Dufferin Station's Bittersweet Upgrade
I like gritty subways, and I like Dufferin subway station. I feel a part of urban history as I descend underground into the minimalist platforms and lean against institutional-coloured tiles meant to curb rowdiness while I wait for my ride.
I recount to myself my admiration for outdated subway aesthetic while walking to the open house of the Dufferin station revamp on Monday. Dufferin's reno is part of the Station Modernization program announced in 2007 that revitalizes the Bloor-Danforth and the University line stations. The event was at Dovercourt Baptist Church, Dufferin station's neighbour. I walk in and hear the rumbling of the subway mix with the chatter of people pouring over design plans placed on easels throughout the room.
I join the crowd and reluctantly echo their "oohs and ahhs."
The Dufferin station reno isn't the kitschy and pointless facelift of Museum Station. Instead, the $41 million project that starts this fall integrates practicality, accessibility and environmental aspects.
New additions to the overcrowded station include: a green roof top, bicycle storage, two new exits, elevators, an expansion of the waiting area on the west side, canopies attached to the outside facade (so you don't get soaked or scorched when waiting for a bus), and increased curb indents for two buses to fit at the stop without halting traffic.
I would only add washrooms as missing from the shopping list.
Adrian Piccolo, one of the architects, says the over forty-year old station is "run-down and met its time." "The new design is airy, modern, with lots of natural light... and allows for the freer movement of pedestrians and TTC riders."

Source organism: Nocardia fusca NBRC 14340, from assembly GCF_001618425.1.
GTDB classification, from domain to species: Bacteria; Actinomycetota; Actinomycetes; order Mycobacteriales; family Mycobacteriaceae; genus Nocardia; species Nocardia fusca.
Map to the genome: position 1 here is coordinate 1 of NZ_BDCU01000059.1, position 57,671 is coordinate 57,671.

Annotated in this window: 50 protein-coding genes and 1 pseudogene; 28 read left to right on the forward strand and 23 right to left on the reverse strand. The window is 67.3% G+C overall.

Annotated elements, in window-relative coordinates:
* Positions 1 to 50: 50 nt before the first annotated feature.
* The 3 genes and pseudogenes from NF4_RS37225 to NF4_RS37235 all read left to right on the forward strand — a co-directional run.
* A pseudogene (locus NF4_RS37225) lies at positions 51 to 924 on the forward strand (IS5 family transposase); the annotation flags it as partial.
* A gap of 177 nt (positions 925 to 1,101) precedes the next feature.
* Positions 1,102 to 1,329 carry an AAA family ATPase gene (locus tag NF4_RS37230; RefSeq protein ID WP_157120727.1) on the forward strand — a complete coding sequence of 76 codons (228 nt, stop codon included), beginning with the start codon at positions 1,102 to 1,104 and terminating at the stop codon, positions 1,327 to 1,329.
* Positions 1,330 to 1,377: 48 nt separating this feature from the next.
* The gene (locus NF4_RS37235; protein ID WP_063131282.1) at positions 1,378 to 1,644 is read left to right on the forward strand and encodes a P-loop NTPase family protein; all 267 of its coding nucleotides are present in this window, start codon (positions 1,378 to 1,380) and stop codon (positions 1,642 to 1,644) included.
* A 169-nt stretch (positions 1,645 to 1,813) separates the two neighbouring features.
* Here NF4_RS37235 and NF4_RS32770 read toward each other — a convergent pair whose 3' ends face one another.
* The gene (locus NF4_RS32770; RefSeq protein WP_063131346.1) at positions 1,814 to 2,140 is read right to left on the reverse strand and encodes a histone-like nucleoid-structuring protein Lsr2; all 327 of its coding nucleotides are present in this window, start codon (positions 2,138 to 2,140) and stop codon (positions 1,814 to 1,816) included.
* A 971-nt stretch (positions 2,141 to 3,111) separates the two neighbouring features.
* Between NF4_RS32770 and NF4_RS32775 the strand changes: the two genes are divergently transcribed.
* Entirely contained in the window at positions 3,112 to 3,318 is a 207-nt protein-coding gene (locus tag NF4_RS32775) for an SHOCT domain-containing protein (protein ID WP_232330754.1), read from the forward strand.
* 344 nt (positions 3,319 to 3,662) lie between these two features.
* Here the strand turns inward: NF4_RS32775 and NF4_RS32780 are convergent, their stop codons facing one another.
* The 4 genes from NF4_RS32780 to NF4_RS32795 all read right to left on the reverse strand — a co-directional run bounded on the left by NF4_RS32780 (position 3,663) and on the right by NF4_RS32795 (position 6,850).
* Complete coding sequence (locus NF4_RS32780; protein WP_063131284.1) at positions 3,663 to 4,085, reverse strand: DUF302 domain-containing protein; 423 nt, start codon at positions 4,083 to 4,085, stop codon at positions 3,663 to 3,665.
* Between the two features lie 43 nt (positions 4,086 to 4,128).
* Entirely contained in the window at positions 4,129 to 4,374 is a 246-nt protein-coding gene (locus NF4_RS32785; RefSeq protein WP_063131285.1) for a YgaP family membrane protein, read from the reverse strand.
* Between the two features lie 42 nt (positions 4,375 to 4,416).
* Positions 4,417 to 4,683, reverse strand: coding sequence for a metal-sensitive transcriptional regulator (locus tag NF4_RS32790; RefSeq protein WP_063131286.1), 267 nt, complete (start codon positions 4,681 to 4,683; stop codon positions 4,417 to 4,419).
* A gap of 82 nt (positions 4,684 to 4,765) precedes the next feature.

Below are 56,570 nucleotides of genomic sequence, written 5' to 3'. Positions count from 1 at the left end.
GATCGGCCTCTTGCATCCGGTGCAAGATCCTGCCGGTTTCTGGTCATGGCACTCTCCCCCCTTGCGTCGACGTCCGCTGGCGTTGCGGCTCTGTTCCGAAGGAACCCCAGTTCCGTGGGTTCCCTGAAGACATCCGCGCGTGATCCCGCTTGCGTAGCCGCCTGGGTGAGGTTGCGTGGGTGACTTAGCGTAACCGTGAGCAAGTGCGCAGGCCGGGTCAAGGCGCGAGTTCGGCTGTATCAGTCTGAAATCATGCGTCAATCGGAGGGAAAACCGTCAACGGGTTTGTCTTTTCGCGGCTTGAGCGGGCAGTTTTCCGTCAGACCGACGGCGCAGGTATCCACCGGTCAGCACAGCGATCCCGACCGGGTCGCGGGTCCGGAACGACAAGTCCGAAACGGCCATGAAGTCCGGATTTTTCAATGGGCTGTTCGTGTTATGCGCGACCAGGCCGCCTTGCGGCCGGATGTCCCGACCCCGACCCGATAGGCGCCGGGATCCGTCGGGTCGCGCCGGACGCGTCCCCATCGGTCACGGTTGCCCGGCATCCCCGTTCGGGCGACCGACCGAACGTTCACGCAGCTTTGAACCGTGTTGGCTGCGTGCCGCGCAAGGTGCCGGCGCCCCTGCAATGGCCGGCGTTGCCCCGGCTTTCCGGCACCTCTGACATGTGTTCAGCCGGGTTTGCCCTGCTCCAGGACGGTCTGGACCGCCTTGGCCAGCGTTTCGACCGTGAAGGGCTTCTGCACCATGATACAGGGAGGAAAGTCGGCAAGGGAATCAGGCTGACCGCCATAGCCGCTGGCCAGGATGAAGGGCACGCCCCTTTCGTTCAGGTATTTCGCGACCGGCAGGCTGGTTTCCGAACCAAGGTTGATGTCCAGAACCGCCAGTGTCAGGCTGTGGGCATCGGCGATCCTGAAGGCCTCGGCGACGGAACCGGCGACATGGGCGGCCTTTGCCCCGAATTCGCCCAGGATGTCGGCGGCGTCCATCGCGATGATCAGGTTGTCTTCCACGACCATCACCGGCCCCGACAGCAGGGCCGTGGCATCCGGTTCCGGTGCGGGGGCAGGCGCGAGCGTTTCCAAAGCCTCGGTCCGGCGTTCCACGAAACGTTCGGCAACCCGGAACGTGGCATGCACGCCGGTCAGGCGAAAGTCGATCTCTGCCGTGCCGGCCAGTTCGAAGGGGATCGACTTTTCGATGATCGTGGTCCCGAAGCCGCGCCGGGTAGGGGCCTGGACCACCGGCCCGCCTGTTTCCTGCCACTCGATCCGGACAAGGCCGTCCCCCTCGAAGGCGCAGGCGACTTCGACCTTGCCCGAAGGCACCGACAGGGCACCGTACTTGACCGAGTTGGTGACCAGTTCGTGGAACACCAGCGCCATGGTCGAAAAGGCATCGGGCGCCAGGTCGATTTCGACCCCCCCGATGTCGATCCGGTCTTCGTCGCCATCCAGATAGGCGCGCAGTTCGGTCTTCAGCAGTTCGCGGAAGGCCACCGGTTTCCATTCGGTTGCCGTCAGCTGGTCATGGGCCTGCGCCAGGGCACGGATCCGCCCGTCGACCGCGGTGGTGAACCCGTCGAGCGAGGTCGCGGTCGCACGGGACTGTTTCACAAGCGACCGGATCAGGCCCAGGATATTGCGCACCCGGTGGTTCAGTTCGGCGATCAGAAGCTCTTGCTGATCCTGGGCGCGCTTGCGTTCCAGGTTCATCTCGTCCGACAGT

The modernization projects are also changing the harmonized datedness I like and expect from each station. But if I have to deal with change, then Dufferin's public art integration is actually a step up. The concept by Eduardo Aquino and Karen Shanski is pixelated murals that look like super-enlarged images best seen from far away. The final images, meant to reflect the neighbourhood, will be created after community consultations.
I asked David Grigg, the project manager, how subway purists (like me, to some extent) will react to the new look. "We're retaining the existing font and size of the station name on the platform," he says. It is a unique typeface specific to Toronto's subway lines. Take comfort in its preservation, purists.
Not everyone crossed-over to the "modernization love" platform. The noise and dust when construction starts concerns some residents of the seniors home next door, attached to the baptist church. Part of the expansion is right behind the retirement home, where, as one resident tells me, "seniors like to open their windows in the summer."
Photos by author.
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